Motorcycling like cycling allows you to be in the moment on your way to or from work. It provides an excuse to go see places you haven't seen yet, or would like to see again. When in reality, the destination isn't the main attraction, the act of getting there is.

    The fact that others ride a motorcycle is not a reason I ride, I could be the only person in the world who rides a motorcycle, and I wouldn't care. I'm not in it to feel "part of a club". So I agree with you Mick.
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  12. Aye, Bjpitt, I had forgotten my early days in Sydney, going to and from work in a car..... it was just 'orrible, and, if I had kept on doing it, I'd have killed someone.

    Thankfully a petrol strike (remember them?) and a rented Suzi 200cc X5 got me back into riding. :)
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  13. b12mickb12mick , couldn't agree with you more mate.

    I don't bother trying to explain 'why' I ride to non-riders, probably because I can't.... other riders just get it.

    the same as the brotherhood thing, being ex-military, you know what I'm talking about, which I can't explain to others.

    I can strike up a conversation with just about anyone on a motorcycle, however, I wouldn't say there is a connection, but I soon work out if they fit what you call the 'beige brigade'.
    Even many of the members here, I wonder how many will continue riding well beyond the 'honeymoon years'.

    However, I also find motorcycling has it's own subcultures, which don't really mingle either. As most know here, I have a love affair with dirt riding, particularly adventure riding and often will get snubbed by 'road riders' if I pull in for a feed of pub grub. (However, I get the exact opposite, if on my XJR13) One particular time I chuckle to myself when I rode into Queenscliff (Vic) at the time of a car/bike show, started chatting with a few riders there, who where so pleased with themselves about riding 100km to the event, then looked at my sh*tbox chook chaser whilst asking how far I'd come....... quite a shock on there faces when I told them about 5000km.....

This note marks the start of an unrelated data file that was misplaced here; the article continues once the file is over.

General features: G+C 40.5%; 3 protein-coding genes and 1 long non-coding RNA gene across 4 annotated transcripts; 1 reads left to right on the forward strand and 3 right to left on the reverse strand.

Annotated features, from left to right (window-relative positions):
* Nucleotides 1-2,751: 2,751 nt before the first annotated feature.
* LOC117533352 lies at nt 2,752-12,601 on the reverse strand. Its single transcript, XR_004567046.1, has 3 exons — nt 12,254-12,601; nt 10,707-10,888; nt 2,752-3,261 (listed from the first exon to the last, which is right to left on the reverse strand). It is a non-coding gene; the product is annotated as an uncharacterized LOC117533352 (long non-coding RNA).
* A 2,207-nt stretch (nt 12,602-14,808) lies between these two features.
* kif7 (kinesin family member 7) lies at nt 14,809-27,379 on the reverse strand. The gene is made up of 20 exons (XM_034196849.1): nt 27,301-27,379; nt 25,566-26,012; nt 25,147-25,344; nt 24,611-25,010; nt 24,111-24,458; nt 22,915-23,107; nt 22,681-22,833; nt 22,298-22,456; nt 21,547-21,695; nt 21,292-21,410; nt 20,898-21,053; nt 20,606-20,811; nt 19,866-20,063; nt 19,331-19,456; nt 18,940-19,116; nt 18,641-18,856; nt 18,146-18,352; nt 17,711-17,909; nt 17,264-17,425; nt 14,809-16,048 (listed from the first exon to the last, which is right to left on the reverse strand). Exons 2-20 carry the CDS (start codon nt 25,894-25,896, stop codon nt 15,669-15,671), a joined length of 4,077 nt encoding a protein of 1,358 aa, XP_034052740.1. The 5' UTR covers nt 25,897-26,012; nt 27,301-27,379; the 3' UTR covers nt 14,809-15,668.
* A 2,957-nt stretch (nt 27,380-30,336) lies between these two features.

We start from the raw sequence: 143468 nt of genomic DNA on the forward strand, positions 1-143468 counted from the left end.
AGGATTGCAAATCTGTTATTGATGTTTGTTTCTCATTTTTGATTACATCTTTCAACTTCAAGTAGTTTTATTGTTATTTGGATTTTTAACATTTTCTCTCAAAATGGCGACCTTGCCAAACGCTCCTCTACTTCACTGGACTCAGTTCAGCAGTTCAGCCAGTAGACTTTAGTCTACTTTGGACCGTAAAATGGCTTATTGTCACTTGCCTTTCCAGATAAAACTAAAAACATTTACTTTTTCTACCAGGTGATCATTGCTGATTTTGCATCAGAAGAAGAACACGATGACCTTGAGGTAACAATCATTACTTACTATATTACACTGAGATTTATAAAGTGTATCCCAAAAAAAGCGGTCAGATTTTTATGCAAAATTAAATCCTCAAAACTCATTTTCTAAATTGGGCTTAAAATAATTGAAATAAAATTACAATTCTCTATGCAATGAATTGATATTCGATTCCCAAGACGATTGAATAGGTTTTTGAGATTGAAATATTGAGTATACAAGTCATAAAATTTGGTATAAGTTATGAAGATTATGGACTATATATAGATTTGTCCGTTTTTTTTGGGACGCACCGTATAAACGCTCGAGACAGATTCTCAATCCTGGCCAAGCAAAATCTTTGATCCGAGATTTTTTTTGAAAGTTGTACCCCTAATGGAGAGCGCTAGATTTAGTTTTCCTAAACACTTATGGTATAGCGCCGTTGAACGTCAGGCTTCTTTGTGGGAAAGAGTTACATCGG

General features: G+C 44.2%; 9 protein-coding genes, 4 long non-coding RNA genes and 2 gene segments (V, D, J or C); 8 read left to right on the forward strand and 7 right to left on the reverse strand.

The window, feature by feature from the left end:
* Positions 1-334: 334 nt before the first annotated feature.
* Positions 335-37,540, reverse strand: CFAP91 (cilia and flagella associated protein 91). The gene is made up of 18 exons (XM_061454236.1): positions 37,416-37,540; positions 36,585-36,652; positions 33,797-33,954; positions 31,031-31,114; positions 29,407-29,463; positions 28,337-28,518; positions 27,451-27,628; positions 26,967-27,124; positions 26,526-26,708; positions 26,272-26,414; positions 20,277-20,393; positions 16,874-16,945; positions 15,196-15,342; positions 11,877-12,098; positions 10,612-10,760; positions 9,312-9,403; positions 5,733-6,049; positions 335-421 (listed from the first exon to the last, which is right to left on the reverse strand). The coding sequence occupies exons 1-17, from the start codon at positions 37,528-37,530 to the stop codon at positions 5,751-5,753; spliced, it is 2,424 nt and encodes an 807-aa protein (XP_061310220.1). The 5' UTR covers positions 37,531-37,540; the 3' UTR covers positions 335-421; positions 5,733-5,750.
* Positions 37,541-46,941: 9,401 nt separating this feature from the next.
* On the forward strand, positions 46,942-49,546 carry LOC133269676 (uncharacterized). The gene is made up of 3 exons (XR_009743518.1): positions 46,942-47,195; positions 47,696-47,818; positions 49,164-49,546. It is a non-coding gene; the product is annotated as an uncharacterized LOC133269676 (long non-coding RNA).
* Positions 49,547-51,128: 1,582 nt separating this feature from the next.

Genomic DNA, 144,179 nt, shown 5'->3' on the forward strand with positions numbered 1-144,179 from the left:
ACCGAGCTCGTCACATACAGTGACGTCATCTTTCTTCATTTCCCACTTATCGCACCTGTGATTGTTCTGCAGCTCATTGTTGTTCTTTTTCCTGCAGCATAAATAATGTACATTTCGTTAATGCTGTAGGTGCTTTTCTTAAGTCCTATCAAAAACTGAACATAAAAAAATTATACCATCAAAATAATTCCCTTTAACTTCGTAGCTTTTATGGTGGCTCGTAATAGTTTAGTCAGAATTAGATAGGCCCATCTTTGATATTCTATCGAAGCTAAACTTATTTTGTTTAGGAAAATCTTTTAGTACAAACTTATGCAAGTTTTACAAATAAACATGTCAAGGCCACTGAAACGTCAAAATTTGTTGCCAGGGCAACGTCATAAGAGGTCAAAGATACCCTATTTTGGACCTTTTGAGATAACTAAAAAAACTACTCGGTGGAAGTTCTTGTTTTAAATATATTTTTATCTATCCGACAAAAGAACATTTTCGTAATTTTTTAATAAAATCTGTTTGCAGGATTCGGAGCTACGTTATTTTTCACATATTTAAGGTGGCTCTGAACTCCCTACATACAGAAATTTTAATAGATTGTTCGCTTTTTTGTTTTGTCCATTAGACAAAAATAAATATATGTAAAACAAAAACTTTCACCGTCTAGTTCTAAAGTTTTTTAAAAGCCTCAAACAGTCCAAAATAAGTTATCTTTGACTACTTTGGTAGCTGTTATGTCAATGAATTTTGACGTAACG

I have friends from many different phases of my life, who mostly do not cross paths with each other, from; work mates, school mates, hometown mates, footy mates, military mates and of course motorcycling mates. Perhaps, this gives me the sense of living multiple lives????

    I applaud everyone that has a go at motorcycling for what ever reason, I just hope that they ride safe, make the right choices, whether they continue with motorcycling or not. As I believe that not everyone that rides should be riding...... you know what I mean?
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  14. To go from a 300cc to a 1000cc bike - and enjoy it - is well on the way to being anti-beige....
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  15. I can tell you I enjoyed white water kayaking for the same reasons. Wave skiing didn't quite do it for me, but was still better than playing golf.
  16. I do enjoy a good group ride - depending on the group. I'm not really into the 'parade' type riding where everyone rides line astern (or staggered) all the time for every KM of the ride. I do get that there are people who enjoy that or even need that. But I certainly don't.
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  17. Hell, a two week holiday in Melbourne is better than playing golf.
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  18. I love riding because I enjoy the sense of connection with the bike. It goes where you look, like an extension of your body. I like kayaks for similar reasons. I loved climbing for the sensation of the rock under my hands, the amazing places that you see and the perspective that it gives you on what actually matters in life.